AT&T CEO John Stankey said the company may be offering cell phone plans subsidized by advertising, giving customers monthly discounts of $ 5 or $ 1
According to Reuters, Stankey said AT & T’s ad-supported phone plans could be introduced in “a year or two.” AT&T is already doing back-end work in its targeted advertising system that can increase the value of such plans for AT & T’s advertising sales business:
AT&T engineers create “total customer identifiers,” Stankey said. Such technology enables marketers to identify users across multiple devices and show them relevant advertising.
The ability to fine-tune ad targeting would allow AT&T to sell ads at higher prices, he said.
Stankey also said that a planned ad-supported version of HBO Max would play an important role in ad-supported phone plans, but according to Reuters, he did not offer further details.
“Various companies, including Amazon, Virgin Mobile USA and Sprint’s Boost Mobile, have been testing advertising-supported phone services since the early 2000s, but they have not caught on. AT&T hopes better advertising targeting can revive the idea,” Reuters wrote.
AT&T used to charge $ 29 to $ 60 extra for privacy
AT & T’s CEO may be right that some customers accept ads in return for discounts, even though many of them would be low-income people who initially can barely afford telephone service. AT&T offers subsidized plans to low-income people through the U.S. government’s Lifeline program, but AT & T’s website states that its Lifeline plans are only available in 13 of the 50 U.S. states and only in “certain areas” of those states.
AT&T has a controversial history of placing targeted ads on the Internet service in exchange for discounts. In 2015, AT&T offered a $ 70 per share. Month gigabit home internet plan, but that price was only available to customers who agreed to let AT&T analyze their web browser history to deliver targeted ads. Customers who do not sign up for the traffic scanning program, which AT&T called “Internet settings”, would have to pay $ 99 a month instead. With some included plans that included broadband along with TV or phone service, the extra cost for the more private plan was over $ 60 a month.
AT&T completely discontinued the Internet Preferences program in September 2016, but that was not the end of AT & T’s plans to deliver ads based on users’ browsing history. In June 2018, for example, AT&T announced that it was acquiring an advertising company that provides personalized ads based on Internet users’ browsing habits, and then combined the new subsidiary with AT & T’s existing advertising and data analytics companies.
Trump killed the broadband privacy rule
AT & T’s much larger acquisition of Time Warner Inc. provided even more opportunities to join AT & T’s telecommunications services with entertainment and advertising. When AT&T turned the acquisition over to officials in 2017, AT&T said that “more relevant advertising in ad-supported video services” would be one of the primary benefits of the merger. In testimony to Congress in December 2016, then-CEO Randall Stephenson said, “We expect to deliver mobile-optimized content and services and ad-supported services that move more costs from consumers to advertisers.”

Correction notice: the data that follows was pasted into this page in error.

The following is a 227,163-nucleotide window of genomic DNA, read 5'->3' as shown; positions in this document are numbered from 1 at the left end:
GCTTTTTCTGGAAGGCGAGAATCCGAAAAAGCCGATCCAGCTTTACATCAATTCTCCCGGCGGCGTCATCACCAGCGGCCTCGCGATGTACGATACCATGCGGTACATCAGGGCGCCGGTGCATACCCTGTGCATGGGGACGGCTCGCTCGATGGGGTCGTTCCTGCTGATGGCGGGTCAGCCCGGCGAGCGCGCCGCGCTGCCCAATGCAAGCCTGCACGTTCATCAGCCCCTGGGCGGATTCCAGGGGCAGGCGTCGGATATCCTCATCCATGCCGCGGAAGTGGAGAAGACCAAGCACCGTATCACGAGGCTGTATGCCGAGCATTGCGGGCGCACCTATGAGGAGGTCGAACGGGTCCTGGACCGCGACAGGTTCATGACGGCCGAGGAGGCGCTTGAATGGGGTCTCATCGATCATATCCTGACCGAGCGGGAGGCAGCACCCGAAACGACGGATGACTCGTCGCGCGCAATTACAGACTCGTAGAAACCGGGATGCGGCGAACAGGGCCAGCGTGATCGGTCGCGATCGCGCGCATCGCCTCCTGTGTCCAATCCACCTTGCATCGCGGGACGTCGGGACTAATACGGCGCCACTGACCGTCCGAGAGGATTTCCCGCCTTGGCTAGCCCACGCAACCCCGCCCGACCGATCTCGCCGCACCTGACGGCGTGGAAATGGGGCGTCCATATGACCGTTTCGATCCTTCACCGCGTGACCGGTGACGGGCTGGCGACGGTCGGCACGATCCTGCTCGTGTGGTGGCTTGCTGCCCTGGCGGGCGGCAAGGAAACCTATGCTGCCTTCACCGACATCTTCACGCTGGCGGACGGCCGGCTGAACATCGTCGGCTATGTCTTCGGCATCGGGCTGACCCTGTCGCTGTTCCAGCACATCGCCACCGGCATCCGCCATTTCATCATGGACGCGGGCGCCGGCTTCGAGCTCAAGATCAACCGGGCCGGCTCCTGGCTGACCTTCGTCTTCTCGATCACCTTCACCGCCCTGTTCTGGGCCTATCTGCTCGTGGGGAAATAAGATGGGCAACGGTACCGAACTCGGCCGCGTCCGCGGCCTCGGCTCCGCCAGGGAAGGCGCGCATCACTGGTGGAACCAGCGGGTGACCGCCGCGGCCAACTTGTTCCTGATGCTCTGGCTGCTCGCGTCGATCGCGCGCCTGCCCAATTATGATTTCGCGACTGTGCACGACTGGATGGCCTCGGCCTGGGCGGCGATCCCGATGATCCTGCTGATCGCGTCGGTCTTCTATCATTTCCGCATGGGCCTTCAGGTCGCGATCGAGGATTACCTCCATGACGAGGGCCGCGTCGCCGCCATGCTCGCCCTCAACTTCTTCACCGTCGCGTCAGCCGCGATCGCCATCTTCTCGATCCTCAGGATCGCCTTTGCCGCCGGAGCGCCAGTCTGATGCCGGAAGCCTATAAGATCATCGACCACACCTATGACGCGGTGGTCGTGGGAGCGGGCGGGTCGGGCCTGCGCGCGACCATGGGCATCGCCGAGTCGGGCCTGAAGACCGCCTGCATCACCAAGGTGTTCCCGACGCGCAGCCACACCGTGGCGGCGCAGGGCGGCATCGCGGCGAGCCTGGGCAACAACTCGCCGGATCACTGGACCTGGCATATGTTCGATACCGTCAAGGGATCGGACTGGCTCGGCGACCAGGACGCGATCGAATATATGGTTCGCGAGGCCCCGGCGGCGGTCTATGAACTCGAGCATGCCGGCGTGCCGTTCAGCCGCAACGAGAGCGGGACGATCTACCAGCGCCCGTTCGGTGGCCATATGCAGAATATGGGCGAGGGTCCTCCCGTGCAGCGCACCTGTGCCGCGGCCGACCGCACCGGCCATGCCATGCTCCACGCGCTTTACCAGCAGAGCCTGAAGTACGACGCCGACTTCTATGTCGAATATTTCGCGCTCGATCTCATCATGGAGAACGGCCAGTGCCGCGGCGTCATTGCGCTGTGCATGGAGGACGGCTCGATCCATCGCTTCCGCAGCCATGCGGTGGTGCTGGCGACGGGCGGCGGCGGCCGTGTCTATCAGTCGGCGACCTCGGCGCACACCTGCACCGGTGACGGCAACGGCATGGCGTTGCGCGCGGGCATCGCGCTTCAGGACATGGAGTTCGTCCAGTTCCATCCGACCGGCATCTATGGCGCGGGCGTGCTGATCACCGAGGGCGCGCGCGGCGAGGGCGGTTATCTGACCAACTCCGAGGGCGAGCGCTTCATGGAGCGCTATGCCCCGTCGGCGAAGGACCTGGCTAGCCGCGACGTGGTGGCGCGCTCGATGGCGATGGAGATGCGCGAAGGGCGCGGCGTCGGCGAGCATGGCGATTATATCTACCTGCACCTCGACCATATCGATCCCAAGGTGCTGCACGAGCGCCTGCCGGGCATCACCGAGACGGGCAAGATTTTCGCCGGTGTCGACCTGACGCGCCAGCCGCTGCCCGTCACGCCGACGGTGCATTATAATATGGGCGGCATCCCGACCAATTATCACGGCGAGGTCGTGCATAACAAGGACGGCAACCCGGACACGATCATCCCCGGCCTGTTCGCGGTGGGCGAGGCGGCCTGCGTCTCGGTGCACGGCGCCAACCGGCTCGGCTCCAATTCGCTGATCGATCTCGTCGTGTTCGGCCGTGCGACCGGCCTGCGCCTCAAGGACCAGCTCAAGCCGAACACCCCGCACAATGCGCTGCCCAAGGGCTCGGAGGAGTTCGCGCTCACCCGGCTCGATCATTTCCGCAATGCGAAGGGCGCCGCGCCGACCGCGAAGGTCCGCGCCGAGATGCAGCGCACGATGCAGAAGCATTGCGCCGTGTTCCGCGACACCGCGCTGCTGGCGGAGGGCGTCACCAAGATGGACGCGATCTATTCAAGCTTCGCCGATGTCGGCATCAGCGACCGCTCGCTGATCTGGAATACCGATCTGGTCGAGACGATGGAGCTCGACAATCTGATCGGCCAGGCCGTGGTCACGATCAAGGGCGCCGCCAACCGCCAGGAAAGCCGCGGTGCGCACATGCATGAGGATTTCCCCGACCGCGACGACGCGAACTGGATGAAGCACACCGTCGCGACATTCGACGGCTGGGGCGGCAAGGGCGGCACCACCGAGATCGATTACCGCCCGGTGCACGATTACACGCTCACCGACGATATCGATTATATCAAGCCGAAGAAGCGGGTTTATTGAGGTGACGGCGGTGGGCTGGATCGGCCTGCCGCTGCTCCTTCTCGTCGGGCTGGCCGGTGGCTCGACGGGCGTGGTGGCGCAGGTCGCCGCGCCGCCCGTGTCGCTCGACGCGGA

The Obama-era Federal Communications Commission sought to impose limits on telecommunications’ use of personal data for advertising with a rule requiring ISPs to obtain opt-in consent from consumers before using or sharing browsing data and other private information. But in early 2017, the Republican-controlled Congress and the Trump administration killed the rule before it could take effect.
What customers really want
The merger of ads and phone plans is perhaps an inevitable result of telecommunications companies buying up media and advertising companies, even if it is not something customers are asking to set up important telecommunications services with more advertising.
AT&T could really help American customers by expanding its fiber-to-home network to Americans who lack modern broadband, which is another topic that came up in the Reuters interview. (Several fiber-optic buildings would also benefit AT & T’s mobile network, especially in rural areas.) Stankey said “AT&T believes it could double its fiber footprint if it had the financial incentive,” Reuters wrote.
Stankey also called for more government broadband funding in a statement released in Politico last week. This continues a story that includes Stankey’s predecessor Stephenson, who in 2017 said AT&T would use a corporate tax credit to create 7,000 jobs for “people who put fiber in [the] land.”
Since then, AT&T has largely stopped fiber expansions, reduced capital expenditures on its networks, and fired tens of thousands of employees. AT&T also does not participate in the Federal Communications Commission’s Rural Digital Opportunity Fund (RDOF), which is set to award up to $ 16 billion in grants to ISPs that expand the broadband service. But at least AT&T mobile customers may be able to save $ 5 a month in exchange for targeted ads.